A few years back, chef Thomas Chen dunked crispy langoustine into a basil dipping sauce while dining at Les Fables de la Fontaine in Paris. “I was inspired,” he says. “I wanted to create my own version of the sauce. So I went back and tested different herbs and different citrus.” He then added smokiness with cumin, a rounded sweetness with honey and a hit of acid with lime.
His resulting cumin-herb sauce is smooth, bright, sweet and smoky (see the recipe). And it’s so versatile that he uses it all over his menu at Tuome in New York.
The key to attaining the right mix of flavor is to let the herbs take center stage, Chen says. There should be equal proportions of cilantro, parsley and dill, so that one flavor doesn’t outshine another. Too much lime will sour the whole thing. And where using a rich amber honey will impart a deep sweetness, a lighter and more floral variety will cut into the bite of the herbs. “It’s really important to balance all of the ingredients, so that one doesn’t overpower,” he warns.
Once that perfect formula is achieved, the sauce has no limits. Here are a few of Chen’s favorite ways to put its versatility to good use.
Straight-Up Dipping Sauce: To recreate Chen’s Parisian experience, set a dish alongside fried chicken, french fries or spring rolls for straight-up dunking. “The acidity in the sauce cuts the richness and fat, and makes the overall dish lighter,” he promises.
Bright Sandwich Spread: Because of how well it cuts through that fat, Chen takes it to the next level by mixing one part mayonnaise with two parts herb sauce, and then slathers it onto a BLT, chicken cutlet or mozzarella-and-tomato combo. “The herbs and lime go really well with tomato,” he says, “making it even brighter.”
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Quick Crudo: For a bass or fluke crudo dish, mix one part full-fat coconut milk with two parts herb sauce. Add finely chopped tomato and cucumber, crushed cashews and minced parsley, and then lightly coat the fish. The acidity brings out the sweetness in the fish while lightly curing it, and the combination and concentration of herbs means you get hit with huge flavor without additional work or time.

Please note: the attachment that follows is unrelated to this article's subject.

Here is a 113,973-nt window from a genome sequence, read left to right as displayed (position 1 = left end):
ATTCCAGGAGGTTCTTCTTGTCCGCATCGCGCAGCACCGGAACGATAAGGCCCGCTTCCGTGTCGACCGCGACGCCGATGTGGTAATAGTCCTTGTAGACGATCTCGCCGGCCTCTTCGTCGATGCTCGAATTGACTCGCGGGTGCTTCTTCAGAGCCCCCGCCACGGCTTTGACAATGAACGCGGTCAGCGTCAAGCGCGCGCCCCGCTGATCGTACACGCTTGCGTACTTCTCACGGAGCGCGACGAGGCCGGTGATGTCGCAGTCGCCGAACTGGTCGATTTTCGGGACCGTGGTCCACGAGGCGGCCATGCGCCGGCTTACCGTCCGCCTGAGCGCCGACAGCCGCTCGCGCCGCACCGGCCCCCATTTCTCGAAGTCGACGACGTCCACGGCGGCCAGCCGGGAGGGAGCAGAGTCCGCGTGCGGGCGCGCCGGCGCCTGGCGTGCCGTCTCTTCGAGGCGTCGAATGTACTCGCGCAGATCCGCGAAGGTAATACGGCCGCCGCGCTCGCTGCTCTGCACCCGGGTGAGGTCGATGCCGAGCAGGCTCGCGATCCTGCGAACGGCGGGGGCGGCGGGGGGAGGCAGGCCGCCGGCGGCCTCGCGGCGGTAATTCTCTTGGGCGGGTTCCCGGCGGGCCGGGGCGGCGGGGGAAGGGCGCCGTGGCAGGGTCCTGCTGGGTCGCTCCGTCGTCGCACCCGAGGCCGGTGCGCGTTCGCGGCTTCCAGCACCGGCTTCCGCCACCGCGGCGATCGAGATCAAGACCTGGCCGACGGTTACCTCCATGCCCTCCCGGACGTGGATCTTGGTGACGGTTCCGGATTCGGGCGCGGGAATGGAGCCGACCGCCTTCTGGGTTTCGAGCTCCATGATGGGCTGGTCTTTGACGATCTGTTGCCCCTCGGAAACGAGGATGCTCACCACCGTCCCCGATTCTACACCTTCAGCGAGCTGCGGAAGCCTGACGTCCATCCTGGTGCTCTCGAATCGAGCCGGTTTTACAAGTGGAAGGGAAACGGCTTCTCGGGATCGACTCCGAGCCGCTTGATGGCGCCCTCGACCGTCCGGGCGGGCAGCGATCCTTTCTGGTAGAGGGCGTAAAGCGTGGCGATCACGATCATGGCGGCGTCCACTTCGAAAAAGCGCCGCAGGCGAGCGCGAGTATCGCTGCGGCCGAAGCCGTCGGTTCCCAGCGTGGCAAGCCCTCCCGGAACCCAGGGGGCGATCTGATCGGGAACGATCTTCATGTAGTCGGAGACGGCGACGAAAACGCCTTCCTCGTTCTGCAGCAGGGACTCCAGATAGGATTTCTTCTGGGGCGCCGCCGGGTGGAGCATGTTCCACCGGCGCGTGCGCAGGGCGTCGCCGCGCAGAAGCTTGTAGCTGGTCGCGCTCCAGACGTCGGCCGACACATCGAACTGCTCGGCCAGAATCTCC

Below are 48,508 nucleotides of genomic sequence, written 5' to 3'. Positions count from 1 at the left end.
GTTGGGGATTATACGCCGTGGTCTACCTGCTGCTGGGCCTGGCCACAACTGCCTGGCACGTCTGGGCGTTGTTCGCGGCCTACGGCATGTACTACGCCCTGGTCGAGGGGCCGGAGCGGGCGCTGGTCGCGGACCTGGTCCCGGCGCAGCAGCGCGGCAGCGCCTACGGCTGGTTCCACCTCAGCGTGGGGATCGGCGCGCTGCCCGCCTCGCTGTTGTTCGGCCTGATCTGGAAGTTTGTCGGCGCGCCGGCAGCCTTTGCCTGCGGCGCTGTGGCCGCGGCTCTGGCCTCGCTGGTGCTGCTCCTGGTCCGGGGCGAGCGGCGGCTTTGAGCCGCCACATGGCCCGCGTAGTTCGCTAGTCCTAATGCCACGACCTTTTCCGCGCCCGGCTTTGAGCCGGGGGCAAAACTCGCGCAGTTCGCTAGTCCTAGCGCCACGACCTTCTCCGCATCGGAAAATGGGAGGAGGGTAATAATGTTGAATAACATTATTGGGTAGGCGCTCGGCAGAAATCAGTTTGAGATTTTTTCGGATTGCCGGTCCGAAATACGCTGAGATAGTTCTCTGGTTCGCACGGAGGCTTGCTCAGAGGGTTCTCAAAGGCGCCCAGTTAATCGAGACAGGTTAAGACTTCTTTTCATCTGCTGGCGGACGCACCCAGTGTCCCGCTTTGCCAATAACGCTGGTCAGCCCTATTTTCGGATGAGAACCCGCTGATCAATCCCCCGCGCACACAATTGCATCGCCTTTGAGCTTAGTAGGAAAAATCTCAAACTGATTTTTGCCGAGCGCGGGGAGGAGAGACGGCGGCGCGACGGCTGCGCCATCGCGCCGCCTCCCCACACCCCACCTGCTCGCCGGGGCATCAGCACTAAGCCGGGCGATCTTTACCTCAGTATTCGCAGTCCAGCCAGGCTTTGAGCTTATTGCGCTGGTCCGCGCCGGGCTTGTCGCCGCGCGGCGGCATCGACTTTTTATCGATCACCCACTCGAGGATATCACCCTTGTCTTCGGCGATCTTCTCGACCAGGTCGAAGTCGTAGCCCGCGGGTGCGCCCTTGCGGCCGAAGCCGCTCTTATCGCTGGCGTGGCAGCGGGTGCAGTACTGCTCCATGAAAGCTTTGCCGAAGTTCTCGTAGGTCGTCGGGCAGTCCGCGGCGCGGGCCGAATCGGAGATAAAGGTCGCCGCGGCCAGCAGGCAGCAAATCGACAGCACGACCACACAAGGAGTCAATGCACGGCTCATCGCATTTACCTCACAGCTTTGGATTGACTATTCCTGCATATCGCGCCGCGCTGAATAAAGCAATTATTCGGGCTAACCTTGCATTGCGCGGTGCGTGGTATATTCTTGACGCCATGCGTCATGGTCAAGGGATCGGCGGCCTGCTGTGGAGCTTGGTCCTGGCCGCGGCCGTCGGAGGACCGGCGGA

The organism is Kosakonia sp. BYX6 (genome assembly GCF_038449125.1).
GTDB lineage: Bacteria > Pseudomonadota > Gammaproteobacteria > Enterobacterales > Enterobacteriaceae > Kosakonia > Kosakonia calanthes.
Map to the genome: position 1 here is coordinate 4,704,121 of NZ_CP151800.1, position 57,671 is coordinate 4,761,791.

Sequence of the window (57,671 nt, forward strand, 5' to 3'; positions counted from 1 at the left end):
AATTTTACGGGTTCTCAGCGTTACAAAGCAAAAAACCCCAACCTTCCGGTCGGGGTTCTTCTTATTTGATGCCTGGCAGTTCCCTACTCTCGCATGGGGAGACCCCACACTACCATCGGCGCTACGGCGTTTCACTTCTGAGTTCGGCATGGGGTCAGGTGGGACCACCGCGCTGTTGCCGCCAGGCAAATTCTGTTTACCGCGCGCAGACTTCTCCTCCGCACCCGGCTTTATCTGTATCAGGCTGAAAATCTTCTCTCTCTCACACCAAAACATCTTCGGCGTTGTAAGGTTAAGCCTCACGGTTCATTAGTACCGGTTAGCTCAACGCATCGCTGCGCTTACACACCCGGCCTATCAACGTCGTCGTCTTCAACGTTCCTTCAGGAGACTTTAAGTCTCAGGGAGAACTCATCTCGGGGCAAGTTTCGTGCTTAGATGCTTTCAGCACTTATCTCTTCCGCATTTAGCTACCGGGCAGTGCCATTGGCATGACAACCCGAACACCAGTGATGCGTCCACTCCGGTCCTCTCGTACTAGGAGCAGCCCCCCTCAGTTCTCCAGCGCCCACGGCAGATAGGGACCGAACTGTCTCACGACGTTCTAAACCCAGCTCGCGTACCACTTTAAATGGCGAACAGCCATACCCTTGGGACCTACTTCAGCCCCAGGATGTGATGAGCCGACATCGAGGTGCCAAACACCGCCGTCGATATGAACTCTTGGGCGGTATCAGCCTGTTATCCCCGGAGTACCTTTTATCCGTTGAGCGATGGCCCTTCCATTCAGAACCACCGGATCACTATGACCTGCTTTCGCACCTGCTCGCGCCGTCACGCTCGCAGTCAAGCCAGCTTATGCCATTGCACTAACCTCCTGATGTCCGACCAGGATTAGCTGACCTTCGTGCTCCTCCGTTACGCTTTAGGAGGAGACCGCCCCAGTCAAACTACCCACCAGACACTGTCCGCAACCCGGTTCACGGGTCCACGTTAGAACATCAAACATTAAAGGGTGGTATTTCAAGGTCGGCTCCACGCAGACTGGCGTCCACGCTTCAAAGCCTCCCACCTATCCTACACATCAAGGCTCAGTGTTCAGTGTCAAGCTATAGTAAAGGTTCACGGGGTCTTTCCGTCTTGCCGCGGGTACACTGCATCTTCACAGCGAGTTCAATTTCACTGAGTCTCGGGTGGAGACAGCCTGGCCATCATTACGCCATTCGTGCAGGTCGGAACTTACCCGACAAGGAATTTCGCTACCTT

Cold Noodle Dressing: For a killer cold noodle salad, cook noodles to al dente, then let them cool completely. Quickly blanch vegetables such as bean sprouts, julienned zucchini, carrots and snow peas, then let them cool. To the sauce, add thinly sliced Sichuan chiles, a few drops of chile oil and the vegetables. Toss the noodles in the sauce and serve topped with poached shrimp. The different textures of the noodles and all the vegetables come together “really well with the sauce, and the spicy-smoky-acid combo just makes for a really well-balanced dish.”
Barbecue Glaze: Cumin brings a lot of smokiness to this sauce, adding another dimension of depth to grilled meats. Brush the mixture on anything from grilled shrimp to ribs to light fish like branzino right before they come off the grill (you don’t want the herbs themselves to cook), and dinner is served.
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